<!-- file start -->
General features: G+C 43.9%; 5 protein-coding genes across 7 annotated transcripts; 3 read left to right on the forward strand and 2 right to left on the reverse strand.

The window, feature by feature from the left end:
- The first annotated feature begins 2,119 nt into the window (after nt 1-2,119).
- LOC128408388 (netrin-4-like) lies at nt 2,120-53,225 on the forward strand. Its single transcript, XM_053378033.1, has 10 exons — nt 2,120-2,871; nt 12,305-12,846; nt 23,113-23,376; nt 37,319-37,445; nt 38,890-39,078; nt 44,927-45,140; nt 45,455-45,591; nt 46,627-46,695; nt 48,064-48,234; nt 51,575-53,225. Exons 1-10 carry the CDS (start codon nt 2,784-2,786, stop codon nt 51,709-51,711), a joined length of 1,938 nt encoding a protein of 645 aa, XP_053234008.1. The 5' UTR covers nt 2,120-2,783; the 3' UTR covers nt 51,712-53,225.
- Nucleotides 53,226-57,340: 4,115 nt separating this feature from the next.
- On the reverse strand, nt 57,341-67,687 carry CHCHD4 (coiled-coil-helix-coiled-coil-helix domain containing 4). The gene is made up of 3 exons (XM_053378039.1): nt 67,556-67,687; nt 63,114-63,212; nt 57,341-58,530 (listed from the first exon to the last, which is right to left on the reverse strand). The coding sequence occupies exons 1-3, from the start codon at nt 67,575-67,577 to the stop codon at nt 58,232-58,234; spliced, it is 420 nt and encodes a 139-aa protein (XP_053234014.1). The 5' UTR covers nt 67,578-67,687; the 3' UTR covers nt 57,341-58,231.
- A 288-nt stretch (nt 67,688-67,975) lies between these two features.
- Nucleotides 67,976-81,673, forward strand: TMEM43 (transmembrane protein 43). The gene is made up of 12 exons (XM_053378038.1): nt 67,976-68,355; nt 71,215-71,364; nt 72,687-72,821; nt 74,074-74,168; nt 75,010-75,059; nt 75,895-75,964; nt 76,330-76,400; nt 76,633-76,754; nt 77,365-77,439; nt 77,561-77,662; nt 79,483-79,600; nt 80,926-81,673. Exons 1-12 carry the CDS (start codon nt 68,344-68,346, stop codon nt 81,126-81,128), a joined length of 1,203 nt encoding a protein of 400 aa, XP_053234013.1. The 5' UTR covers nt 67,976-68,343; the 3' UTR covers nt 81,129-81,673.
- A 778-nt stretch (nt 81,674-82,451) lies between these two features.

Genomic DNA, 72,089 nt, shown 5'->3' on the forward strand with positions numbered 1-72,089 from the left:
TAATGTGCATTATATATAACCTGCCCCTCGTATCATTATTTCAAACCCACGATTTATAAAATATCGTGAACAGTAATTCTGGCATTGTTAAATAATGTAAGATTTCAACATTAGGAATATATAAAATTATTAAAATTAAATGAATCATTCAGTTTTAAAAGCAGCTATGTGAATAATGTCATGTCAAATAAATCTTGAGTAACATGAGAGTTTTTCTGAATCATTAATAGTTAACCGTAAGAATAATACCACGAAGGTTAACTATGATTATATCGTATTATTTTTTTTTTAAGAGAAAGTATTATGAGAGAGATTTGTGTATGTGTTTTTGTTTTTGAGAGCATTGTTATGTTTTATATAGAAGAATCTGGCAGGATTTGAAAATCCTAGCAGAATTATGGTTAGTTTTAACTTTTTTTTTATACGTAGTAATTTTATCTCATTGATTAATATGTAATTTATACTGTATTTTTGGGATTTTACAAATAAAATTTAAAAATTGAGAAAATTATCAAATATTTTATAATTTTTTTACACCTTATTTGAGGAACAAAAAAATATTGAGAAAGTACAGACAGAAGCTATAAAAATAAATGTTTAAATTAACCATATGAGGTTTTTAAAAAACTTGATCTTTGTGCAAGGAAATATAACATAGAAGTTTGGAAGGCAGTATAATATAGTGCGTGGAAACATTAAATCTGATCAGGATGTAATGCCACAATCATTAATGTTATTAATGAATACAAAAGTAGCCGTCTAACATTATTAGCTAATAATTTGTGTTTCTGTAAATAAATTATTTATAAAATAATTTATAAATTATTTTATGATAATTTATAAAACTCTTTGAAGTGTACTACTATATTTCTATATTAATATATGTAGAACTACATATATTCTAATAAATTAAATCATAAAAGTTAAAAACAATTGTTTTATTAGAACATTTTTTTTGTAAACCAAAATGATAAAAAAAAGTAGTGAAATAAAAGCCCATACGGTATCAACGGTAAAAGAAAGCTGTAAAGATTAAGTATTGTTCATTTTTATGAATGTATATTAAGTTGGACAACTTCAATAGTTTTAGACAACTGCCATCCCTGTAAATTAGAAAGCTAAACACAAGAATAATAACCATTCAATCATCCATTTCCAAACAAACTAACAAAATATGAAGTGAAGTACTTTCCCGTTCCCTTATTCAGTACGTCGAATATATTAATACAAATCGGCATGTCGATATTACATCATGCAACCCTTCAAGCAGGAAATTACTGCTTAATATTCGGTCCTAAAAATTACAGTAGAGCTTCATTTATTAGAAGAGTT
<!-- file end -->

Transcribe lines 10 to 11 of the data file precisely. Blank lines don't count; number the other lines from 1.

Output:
Genomic DNA, 72,089 nt, shown 5'->3' on the forward strand with positions numbered 1-72,089 from the left:
TAATGTGCATTATATATAACCTGCCCCTCGTATCATTATTTCAAACCCACGATTTATAAAATATCGTGAACAGTAATTCTGGCATTGTTAAATAATGTAAGATTTCAACATTAGGAATATATAAAATTATTAAAATTAAATGAATCATTCAGTTTTAAAAGCAGCTATGTGAATAATGTCATGTCAAATAAATCTTGAGTAACATGAGAGTTTTTCTGAATCATTAATAGTTAACCGTAAGAATAATACCACGAAGGTTAACTATGATTATATCGTATTATTTTTTTTTTAAGAGAAAGTATTATGAGAGAGATTTGTGTATGTGTTTTTGTTTTTGAGAGCATTGTTATGTTTTATATAGAAGAATCTGGCAGGATTTGAAAATCCTAGCAGAATTATGGTTAGTTTTAACTTTTTTTTTATACGTAGTAATTTTATCTCATTGATTAATATGTAATTTATACTGTATTTTTGGGATTTTACAAATAAAATTTAAAAATTGAGAAAATTATCAAATATTTTATAATTTTTTTACACCTTATTTGAGGAACAAAAAAATATTGAGAAAGTACAGACAGAAGCTATAAAAATAAATGTTTAAATTAACCATATGAGGTTTTTAAAAAACTTGATCTTTGTGCAAGGAAATATAACATAGAAGTTTGGAAGGCAGTATAATATAGTGCGTGGAAACATTAAATCTGATCAGGATGTAATGCCACAATCATTAATGTTATTAATGAATACAAAAGTAGCCGTCTAACATTATTAGCTAATAATTTGTGTTTCTGTAAATAAATTATTTATAAAATAATTTATAAATTATTTTATGATAATTTATAAAACTCTTTGAAGTGTACTACTATATTTCTATATTAATATATGTAGAACTACATATATTCTAATAAATTAAATCATAAAAGTTAAAAACAATTGTTTTATTAGAACATTTTTTTTGTAAACCAAAATGATAAAAAAAAGTAGTGAAATAAAAGCCCATACGGTATCAACGGTAAAAGAAAGCTGTAAAGATTAAGTATTGTTCATTTTTATGAATGTATATTAAGTTGGACAACTTCAATAGTTTTAGACAACTGCCATCCCTGTAAATTAGAAAGCTAAACACAAGAATAATAACCATTCAATCATCCATTTCCAAACAAACTAACAAAATATGAAGTGAAGTACTTTCCCGTTCCCTTATTCAGTACGTCGAATATATTAATACAAATCGGCATGTCGATATTACATCATGCAACCCTTCAAGCAGGAAATTACTGCTTAATATTCGGTCCTAAAAATTACAGTAGAGCTTCATTTATTAGAAGAGTT